Two Trinity Students Earn Goldwater Honorable Mentions

Two Sophomores were Finalists for Highly Prestigious Award
Hartford, Conn., May 14, 2013 – Hyunsu “Philip” Cho ’15, and Erin Barney ’15, were selected as Honorable Mentions for a highly competitive Goldwater Scholarship.  Of the 1,107 mathematics, science, and engineering students who were finalists, 271 students were awarded Goldwater Scholarships and 200 were given Honorable Mentions.   Recent Goldwater Scholars have been awarded 80 Rhodes Scholarships, 118 Marshall Awards, 110 Churchill Scholarships and numerous other distinguished fellowships.
 
Cho is double majoring in computer science and mathematics.  He has been doing research with Peter Yoon, associate professor of computer science, since his first year, and has presented his work at professional conferences.  His goal is to earn a Ph.D. in computer science and conduct research in high-performance computing and teach at the university level. 

"Undergraduate research brought me a totally different perspective on many subject matters,” Cho said. “[The subjects] felt more relevant than ever."
 
Cho was adopted at age 15 by an American Baptist minister and his wife.  He left his home country of South Korea and began his new life in the U.S. His new parents encouraged his school endeavors and that ultimately led him to Trinity College.

Alison Draper, Director, Science Center and Lecturer in Interdisciplinary Science  at Trinity, said that Cho is “intellectually curious and hard-working,” and added that he “raises the level of every class and activity in which he participates.”
 
Barney is a biomedical engineering major at Trinity.  Her goal is to earn a Ph.D. in biomedical engineering and conduct research in microfluidics.  Last semester, she was also awarded the Connecticut Space Grant Undergraduate Fellowship for her work in microfluidics.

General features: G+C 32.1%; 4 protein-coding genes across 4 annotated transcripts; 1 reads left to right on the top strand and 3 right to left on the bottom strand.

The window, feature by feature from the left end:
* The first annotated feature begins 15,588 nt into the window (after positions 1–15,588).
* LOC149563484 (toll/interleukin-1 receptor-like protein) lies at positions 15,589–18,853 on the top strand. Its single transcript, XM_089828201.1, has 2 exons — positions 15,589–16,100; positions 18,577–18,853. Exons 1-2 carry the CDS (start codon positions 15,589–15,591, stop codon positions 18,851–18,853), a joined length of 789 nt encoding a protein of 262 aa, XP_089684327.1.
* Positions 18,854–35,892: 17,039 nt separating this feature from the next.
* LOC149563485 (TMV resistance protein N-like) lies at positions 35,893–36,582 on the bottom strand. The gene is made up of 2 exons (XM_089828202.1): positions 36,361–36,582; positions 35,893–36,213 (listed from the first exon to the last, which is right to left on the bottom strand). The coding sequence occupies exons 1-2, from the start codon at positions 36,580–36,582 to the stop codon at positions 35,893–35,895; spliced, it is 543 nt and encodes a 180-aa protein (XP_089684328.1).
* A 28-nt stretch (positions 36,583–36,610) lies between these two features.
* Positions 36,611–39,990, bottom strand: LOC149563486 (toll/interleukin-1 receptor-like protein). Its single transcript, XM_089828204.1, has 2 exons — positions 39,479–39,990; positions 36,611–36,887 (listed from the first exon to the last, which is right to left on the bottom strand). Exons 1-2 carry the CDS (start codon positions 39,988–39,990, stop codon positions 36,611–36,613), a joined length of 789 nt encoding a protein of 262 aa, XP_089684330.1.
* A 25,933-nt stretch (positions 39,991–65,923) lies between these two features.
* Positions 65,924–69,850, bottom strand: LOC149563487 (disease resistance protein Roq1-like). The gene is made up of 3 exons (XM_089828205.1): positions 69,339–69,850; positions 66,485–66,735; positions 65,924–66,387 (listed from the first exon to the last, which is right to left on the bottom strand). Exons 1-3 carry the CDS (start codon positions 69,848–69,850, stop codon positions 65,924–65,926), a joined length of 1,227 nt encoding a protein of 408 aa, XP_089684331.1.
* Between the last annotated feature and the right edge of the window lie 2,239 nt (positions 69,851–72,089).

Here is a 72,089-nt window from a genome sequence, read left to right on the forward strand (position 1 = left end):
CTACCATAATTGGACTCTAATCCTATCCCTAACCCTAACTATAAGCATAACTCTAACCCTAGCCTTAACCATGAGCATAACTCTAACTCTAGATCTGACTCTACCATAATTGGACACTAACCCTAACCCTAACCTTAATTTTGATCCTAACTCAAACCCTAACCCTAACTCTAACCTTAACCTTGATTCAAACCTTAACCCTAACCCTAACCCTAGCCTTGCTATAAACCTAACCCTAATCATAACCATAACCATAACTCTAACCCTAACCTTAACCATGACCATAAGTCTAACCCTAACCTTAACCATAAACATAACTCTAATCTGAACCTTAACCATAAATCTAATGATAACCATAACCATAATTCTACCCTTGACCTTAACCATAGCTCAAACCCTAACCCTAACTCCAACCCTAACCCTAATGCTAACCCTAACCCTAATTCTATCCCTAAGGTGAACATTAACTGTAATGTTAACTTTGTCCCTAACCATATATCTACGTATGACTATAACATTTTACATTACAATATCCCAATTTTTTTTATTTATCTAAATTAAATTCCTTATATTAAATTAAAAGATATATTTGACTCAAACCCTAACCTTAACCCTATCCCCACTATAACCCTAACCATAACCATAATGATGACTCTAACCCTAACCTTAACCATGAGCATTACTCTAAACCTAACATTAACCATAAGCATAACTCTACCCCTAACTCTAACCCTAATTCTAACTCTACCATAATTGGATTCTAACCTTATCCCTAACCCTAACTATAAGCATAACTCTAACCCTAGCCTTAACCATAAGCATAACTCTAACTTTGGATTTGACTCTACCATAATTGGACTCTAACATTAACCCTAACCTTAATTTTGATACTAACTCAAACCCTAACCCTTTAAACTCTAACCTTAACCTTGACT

(Pictured: Cho, left, and Barney, right)
 
“I am incredibly grateful to receive an Honorable Mention for a Goldwater Scholarship,” Barney said.  “I really love my research project and it is nice to know that others recognize all of the hard work that has gone into this project.”
 
Barney has been studying the effect of ultrasound on microfluidic systems since last spring with Emilie Dressaire, assistant professor of engineering, who she presented her research with in San Diego, Calif., in November. 
 
“I am really happy that I have had the chance to work so closely with such dedicated and knowledgeable professors and students at Trinity,” she said. 
 
“Barney is a hard-working, wise and curious young engineer,” Draper said about Barney. “She has demonstrated the stick-to-it attitude that is so essential in a research career; she has taken on difficult challenges in the laboratory of Prof. Dressaire, and one by one, solved each problem to progress in the research.”
 
Barney is also a Presidential Scholar at Trinity, where she’s made a home. 
 
“Both Alison [Draper] and the Interdisciplinary Science Program (ISP) helped me find my place at Trinity and strongly influenced my decision to major in engineering,” Barney added.  
 
The Barry Goldwater Scholarship and Excellence in Education Program was established by Congress in 1986 to honor U.S. Sen Barry M. Goldwater, who served his country for 56 years as a soldier and statesman, including 30 years of service in the U.S. Senate.  The purpose of the Foundation is to provide a continuing source of highly qualified scientists, mathematicians, and engineers by awarding scholarships to college students who intend to pursue careers in these fields.  For more on the Goldwater Scholarship, visit: http://www.act.org/goldwater/hm-2013.html.